The latest rumors on Microsoft’s follow-up to the Xbox 360 suggest there will be two separate consoles. One will be aimed at hardcore gamers, with the other for a more casual audience.
According to the reports, the differences will go beyond the current variations in disk size. The cheaper version of the new console will be more akin to a set-top box. It will likely still support Kinect, and the games are likely to be download only, aimed at casual gamers. The goal would be to get some non-gaming content on board such as support for Netflix.
Meanwhile the more expensive version would be closer to the current design, containing both a disc drive and a hard drive. Unlike the cheaper version it would be backwards compatible with 360 games. There’s some talk it could feature two separate graphics chips, which could allow developer to create more realistic imagery in terms of shading and reflected light.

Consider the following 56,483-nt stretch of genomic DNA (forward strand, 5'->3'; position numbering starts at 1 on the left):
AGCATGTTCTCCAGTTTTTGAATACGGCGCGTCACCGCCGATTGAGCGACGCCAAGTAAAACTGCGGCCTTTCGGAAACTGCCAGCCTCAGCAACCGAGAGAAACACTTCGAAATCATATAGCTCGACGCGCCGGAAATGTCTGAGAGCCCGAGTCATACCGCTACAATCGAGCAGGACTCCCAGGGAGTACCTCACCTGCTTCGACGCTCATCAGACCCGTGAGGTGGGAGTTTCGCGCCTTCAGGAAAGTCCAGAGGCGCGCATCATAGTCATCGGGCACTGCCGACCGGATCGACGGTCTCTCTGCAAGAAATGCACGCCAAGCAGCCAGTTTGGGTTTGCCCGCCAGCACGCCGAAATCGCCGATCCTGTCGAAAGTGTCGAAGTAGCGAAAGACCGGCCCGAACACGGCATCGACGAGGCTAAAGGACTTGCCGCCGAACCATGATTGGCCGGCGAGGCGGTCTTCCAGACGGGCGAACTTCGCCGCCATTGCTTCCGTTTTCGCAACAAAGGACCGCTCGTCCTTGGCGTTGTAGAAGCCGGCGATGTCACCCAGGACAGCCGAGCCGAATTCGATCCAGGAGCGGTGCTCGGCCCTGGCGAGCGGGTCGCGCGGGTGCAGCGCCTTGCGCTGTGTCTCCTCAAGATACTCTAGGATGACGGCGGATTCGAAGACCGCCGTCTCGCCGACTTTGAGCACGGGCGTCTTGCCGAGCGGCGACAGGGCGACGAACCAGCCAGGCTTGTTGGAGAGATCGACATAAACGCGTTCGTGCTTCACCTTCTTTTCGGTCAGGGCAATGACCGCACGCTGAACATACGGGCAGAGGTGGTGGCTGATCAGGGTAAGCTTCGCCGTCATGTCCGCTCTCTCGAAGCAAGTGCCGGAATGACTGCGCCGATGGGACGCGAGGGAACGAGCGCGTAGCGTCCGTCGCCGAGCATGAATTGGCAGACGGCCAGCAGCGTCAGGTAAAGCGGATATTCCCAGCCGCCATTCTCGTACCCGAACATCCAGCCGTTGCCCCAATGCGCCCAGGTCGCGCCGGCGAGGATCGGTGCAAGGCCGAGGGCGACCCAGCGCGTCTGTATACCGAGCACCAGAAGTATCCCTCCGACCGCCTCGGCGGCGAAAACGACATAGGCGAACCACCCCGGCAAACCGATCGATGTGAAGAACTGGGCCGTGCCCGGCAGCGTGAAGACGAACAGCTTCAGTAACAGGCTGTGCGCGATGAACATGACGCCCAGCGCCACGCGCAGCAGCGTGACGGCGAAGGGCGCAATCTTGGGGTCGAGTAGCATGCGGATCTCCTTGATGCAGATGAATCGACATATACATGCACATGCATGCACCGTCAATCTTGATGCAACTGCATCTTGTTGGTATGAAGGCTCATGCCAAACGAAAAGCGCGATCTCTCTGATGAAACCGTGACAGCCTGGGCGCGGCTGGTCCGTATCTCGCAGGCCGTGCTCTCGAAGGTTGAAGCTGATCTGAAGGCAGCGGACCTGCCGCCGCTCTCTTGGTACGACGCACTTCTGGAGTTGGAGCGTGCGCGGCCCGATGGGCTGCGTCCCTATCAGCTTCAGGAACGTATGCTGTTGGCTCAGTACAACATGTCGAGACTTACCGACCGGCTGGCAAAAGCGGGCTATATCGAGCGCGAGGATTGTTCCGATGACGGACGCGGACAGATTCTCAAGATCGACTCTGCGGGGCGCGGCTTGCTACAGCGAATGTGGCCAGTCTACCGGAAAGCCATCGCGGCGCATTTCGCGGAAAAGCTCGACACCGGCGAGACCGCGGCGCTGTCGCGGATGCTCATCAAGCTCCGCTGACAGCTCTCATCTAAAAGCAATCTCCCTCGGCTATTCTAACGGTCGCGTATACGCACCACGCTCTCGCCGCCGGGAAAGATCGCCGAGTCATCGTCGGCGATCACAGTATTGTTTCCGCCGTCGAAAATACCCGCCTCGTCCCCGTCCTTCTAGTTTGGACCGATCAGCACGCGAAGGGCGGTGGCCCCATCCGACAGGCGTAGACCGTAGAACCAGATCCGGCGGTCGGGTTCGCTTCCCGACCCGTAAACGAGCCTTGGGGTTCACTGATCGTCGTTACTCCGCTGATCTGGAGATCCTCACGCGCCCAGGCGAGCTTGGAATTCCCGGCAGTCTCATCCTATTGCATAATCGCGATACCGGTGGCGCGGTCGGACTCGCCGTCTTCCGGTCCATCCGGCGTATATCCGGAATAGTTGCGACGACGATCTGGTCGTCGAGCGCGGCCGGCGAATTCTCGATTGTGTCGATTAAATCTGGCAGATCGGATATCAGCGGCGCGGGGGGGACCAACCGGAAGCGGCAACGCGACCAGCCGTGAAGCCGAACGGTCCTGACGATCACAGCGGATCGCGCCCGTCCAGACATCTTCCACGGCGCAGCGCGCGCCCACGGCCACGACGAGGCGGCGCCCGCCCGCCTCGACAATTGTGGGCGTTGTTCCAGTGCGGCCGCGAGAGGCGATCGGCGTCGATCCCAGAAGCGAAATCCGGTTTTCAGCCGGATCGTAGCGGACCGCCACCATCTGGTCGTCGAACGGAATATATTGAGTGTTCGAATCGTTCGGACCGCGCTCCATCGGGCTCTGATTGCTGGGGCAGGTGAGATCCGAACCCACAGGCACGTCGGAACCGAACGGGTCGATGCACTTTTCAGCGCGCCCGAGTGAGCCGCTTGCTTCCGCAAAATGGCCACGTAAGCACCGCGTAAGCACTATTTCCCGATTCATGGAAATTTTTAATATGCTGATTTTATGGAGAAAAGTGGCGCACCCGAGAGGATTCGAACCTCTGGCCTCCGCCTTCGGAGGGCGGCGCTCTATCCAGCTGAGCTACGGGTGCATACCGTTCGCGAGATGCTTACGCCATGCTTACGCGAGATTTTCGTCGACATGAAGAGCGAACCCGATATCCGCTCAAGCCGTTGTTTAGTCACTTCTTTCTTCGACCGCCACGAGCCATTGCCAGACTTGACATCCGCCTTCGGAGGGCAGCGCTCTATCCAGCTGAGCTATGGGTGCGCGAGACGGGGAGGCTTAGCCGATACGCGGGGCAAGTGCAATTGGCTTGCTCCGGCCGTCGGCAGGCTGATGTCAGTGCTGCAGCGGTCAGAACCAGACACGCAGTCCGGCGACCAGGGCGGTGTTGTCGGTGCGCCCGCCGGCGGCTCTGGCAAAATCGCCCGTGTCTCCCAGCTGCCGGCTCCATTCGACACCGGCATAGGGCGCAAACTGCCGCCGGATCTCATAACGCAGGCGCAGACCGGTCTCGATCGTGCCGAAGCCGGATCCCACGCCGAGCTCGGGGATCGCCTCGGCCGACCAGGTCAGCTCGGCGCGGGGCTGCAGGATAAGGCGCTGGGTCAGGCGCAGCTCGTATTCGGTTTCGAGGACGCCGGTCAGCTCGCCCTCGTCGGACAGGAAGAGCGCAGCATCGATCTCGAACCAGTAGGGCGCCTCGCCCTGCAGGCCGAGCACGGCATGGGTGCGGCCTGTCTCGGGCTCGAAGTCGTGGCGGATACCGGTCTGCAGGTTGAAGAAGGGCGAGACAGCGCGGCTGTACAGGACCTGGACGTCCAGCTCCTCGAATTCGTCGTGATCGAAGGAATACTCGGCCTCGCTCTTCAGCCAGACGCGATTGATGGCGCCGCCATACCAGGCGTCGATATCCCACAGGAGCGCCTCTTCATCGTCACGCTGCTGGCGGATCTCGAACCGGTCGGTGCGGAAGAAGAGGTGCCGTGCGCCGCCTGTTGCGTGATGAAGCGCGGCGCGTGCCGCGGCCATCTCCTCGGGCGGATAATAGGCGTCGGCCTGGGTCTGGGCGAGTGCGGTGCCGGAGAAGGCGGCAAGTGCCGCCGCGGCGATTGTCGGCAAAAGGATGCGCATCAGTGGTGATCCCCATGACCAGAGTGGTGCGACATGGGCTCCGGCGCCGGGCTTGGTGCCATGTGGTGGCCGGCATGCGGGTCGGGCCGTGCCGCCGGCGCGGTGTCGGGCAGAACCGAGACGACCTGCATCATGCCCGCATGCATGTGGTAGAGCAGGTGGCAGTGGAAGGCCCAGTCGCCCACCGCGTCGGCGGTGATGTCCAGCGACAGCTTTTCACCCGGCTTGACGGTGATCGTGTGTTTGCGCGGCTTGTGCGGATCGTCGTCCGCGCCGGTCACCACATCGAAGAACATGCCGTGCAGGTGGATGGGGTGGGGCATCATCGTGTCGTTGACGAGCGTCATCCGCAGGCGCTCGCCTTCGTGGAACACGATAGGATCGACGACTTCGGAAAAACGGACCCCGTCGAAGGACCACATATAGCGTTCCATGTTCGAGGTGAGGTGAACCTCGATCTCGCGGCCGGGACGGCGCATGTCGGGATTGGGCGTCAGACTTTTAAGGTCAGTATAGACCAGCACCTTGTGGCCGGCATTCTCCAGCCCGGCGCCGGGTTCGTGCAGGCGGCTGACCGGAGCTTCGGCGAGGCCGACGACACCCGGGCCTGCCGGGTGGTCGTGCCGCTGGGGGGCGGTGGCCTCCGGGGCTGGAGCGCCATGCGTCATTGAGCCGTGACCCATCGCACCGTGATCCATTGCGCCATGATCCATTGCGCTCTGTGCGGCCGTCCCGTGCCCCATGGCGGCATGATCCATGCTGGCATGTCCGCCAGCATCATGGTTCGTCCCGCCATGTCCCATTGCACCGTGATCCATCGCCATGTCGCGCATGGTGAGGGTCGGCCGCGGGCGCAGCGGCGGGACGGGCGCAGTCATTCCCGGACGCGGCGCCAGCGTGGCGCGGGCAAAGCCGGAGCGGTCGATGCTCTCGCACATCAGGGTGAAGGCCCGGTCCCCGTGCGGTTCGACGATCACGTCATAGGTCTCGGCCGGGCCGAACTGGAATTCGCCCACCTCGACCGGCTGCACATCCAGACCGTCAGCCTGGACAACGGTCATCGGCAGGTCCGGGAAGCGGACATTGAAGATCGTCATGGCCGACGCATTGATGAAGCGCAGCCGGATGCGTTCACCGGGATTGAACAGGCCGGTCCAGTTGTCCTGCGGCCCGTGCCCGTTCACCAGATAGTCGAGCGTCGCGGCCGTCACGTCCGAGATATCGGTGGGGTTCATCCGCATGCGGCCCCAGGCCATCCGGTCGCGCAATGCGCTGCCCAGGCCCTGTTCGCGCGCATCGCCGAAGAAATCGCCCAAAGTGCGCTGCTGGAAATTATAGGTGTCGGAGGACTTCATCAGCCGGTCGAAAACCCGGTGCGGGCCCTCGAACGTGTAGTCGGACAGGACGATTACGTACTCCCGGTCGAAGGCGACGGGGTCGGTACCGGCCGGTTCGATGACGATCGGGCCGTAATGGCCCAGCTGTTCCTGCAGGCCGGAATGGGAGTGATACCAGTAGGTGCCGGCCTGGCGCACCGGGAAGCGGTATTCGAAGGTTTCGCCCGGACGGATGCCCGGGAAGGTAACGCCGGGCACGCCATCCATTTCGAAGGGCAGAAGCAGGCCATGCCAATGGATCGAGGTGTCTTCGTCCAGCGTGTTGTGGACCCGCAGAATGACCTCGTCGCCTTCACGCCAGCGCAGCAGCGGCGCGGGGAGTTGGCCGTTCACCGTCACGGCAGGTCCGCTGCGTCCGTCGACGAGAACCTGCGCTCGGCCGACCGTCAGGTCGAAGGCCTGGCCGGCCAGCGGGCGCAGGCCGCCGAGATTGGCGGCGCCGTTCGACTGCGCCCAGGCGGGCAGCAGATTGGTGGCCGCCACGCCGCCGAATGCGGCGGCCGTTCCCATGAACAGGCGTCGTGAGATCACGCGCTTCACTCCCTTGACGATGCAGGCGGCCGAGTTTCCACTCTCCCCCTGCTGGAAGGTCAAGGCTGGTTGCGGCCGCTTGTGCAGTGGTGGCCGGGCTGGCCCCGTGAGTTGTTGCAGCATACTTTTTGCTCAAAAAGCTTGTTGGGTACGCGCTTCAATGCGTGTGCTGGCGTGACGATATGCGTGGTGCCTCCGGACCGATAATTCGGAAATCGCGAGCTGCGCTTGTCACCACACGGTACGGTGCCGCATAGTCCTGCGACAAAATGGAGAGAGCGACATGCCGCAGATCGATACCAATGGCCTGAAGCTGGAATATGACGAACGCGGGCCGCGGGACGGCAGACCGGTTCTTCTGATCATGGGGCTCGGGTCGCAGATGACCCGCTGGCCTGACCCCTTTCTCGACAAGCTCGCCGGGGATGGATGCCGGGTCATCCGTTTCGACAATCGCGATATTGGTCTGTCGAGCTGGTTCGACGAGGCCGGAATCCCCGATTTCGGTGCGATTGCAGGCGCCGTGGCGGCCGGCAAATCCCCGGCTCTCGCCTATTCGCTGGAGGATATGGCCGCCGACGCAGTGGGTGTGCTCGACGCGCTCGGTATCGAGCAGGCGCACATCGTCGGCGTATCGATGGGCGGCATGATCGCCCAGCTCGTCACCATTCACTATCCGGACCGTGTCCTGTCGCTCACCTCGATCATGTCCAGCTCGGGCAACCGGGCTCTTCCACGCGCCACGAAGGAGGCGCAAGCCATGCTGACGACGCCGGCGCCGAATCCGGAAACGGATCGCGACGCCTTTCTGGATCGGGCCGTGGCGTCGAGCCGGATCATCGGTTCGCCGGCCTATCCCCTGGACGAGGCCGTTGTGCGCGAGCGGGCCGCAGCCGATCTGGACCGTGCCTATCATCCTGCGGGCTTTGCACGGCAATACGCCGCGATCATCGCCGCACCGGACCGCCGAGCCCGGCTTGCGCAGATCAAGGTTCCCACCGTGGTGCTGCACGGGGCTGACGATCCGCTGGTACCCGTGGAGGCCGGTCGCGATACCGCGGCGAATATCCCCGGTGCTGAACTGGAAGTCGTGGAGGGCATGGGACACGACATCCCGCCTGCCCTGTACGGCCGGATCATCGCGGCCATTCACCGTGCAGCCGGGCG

As might be expected, there’s a huge variation in the rumors about the console. For example, the names XBox Loop and Nextbox are both being bandied about, the former for the cheaper version. It’s also reported that the console or consoles could be on sale in time for Christmas 2012, with the first public demo at January’s Consumer Electronics Show.
However, there are also reports Microsoft is planning to use 28nm chips, which have only recently gone into mass production, raising some questions about the timescale. It’s been suggested the 2012 reports may be the result of confusion over Microsoft supposedly planning to include elements of Windows 8 in the console, which doesn’t necessarily mean it will show up any time soon.
Other indicators do suggest an advanced timetable though: it’s reported that major developers including Ubisoft have already received PC software that allows them to test games using what’s effectively an emulator of the new system, while a full-on prototype of the console is expected to be with them by Christmas.